development kits are already in circulation, and developers are working on many apps outside of gaming. One programmer has created a virtual movie theater, complete with a screen that displays videos. I watched a trailer for The Hangover Part III in this weird fake theater, with a few rows of seats around me and emergency exits thoughtfully located on either side of the screen. I can see some people watching movies or TV shows through the Rift, but I don’t see the point.
Whereas gaming on the Rift expands on the interactive nature of games by fully engorging our most pertinent senses, watching a movie feels like a form of sensory deprivation. Modern games generally try to limit the distance between the player and the game. That’s the whole point of virtual reality. Distance is vital to watching and understanding cinema, though—we’re observers, not participants, passive recipients of whatever the creators send our way. As a viewer it’s uncomfortable to eliminate or reduce that distance. Plus watching the entire Hangover Part III on the Rift would be like strapping my head inside of Todd Phillips’ brain, and that’s about the last place I’d ever want to visit. Still, this theater demo shows that developers are exploring a wide range of possible uses for the Rift, and other apps in development could find valuable and significant uses for the Rift (such as an application that helps architects construct 3D models of potential designs.)
The best proof of concept for the Oculus Rift wasn’t exhibited by Oculus VR Inc. but by CCP Games. The Icelandic developers of the MMO Eve Online showed off a demo called Eve VR that put me behind the controls of a space fighter. I blasted off into an intergalactic battle that felt like something out of Star Wars, diving and barrel-rolling through space and around massive star cruisers while trying to shoot down enemy ships with guns and targeting missiles. The Oculus Rift turned this basic scenario, this umpteenth iteration on Wing Commander, into the most thrilling and awe-inspiring moment I’ve ever had at an E3. When I looked around my cockpit and gazed at the deep expanse of space that surrounded me I saw something more than just another game. I saw a medium bursting through some of its most fundamental limitations. Eve VR made a believer out of me, but like a single ship floating in the vastness of space this brief demo immediately felt small and insignificant in the face of the Rift’s potential.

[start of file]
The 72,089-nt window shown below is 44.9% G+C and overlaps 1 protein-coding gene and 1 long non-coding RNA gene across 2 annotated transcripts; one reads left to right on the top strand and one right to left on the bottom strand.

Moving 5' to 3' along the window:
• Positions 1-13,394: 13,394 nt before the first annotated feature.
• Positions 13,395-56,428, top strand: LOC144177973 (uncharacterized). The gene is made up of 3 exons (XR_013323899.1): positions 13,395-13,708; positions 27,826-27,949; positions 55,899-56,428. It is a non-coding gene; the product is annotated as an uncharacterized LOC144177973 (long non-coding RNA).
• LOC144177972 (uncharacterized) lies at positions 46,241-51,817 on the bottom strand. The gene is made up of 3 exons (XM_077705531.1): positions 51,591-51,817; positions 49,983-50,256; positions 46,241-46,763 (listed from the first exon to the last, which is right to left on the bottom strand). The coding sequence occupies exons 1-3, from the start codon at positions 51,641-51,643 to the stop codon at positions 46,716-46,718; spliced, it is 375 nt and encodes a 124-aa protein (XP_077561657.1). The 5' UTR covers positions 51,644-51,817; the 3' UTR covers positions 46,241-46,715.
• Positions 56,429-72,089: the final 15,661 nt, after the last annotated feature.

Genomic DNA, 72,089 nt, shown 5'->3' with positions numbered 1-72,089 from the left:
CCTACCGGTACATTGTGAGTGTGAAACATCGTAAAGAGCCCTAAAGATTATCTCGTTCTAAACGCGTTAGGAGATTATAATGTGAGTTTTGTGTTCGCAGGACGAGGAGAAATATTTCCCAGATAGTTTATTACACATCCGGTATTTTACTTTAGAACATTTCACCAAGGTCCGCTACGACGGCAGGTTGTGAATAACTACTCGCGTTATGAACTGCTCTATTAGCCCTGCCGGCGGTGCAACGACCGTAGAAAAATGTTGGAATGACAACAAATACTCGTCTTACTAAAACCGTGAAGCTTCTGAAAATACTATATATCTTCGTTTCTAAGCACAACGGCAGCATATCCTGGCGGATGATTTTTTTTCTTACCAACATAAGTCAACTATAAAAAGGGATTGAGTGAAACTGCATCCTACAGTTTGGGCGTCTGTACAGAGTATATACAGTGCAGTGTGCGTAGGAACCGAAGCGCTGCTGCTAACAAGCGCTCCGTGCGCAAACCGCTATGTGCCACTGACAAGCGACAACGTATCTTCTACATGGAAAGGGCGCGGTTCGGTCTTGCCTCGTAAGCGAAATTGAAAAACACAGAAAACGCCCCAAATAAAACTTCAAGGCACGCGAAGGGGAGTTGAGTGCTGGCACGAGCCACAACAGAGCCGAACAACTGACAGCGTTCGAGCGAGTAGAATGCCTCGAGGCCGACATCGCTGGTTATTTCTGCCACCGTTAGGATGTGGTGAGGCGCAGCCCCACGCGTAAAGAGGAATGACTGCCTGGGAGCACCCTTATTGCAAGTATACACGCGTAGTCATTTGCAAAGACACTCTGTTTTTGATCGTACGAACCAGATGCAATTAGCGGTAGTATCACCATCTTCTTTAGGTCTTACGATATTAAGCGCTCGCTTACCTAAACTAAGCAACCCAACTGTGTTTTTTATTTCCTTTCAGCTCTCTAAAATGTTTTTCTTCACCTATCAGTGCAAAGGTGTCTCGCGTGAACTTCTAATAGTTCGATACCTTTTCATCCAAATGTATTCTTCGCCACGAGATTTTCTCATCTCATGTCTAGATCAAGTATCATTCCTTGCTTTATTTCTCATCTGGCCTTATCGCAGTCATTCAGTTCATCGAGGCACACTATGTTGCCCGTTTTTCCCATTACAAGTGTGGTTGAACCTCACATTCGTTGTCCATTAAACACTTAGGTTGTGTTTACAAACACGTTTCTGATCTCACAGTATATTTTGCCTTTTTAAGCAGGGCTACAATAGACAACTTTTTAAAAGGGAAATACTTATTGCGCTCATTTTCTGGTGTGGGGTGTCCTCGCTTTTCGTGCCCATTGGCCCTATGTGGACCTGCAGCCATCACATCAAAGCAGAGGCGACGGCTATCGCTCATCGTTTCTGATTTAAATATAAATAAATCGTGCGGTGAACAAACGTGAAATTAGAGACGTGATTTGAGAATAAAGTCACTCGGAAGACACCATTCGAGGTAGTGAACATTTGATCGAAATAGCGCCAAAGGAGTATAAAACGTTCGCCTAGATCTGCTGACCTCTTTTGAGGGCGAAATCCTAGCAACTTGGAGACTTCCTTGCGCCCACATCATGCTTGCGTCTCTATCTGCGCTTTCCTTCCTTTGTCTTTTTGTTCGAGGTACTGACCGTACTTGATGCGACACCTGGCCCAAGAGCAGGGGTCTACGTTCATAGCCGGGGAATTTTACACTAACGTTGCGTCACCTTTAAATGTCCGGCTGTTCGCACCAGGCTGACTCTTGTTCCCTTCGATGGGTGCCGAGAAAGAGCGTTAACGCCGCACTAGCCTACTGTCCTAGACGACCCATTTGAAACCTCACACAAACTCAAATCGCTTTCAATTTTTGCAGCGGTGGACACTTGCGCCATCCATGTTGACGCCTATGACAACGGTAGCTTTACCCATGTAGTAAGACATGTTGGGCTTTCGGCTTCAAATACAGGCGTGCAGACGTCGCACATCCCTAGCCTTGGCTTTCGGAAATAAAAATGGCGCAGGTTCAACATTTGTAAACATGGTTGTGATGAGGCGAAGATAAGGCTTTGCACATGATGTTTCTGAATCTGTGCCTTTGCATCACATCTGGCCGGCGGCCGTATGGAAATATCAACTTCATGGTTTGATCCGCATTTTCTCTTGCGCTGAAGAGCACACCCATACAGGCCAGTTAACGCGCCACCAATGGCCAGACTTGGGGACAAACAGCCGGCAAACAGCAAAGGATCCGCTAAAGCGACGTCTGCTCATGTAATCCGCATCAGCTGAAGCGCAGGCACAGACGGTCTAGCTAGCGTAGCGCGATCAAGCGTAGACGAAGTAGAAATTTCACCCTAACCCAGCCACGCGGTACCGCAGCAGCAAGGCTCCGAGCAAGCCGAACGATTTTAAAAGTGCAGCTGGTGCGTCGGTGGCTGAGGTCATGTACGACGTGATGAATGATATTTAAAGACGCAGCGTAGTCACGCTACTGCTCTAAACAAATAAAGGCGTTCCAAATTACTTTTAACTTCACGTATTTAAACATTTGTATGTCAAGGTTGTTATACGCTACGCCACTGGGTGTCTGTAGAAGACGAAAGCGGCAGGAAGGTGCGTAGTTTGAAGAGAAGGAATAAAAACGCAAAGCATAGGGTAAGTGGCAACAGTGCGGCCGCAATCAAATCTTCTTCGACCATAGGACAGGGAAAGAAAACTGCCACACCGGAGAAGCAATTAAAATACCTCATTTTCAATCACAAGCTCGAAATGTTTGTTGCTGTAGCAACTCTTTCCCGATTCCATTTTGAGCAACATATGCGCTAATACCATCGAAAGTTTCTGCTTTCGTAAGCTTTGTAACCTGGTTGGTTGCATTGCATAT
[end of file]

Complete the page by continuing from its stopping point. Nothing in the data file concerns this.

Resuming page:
That potential can be frightening, though. Like I said, this probably won’t end well. Moralists already grumble over the “adult” game that one studio has announced for the Rift. Will the inevitable virtual reality porn destroy all productivity? And what kind of psychological impact will virtual reality have upon its users? Every kid I’m ever around these days seems to have his or her gaze locked tight on some kind of screen, and I myself regularly get stuck in that constant Twitter-email loop to the detriment of whatever else I’m supposed to be doing. Driving is just something we do to pass the time between checking Facebook at red lights. Will we ever want to look away when that screen is effectively beamed straight into our brain? And will watching Strange Days on a Rift make those brains dribble out of our ears? We’ll have to wait on the answers to questions like this, as plans for a retail release of the Rift headset haven’t been finalized yet.
Garrett Martin edits Paste’s games section and reviews games for the Boston Herald.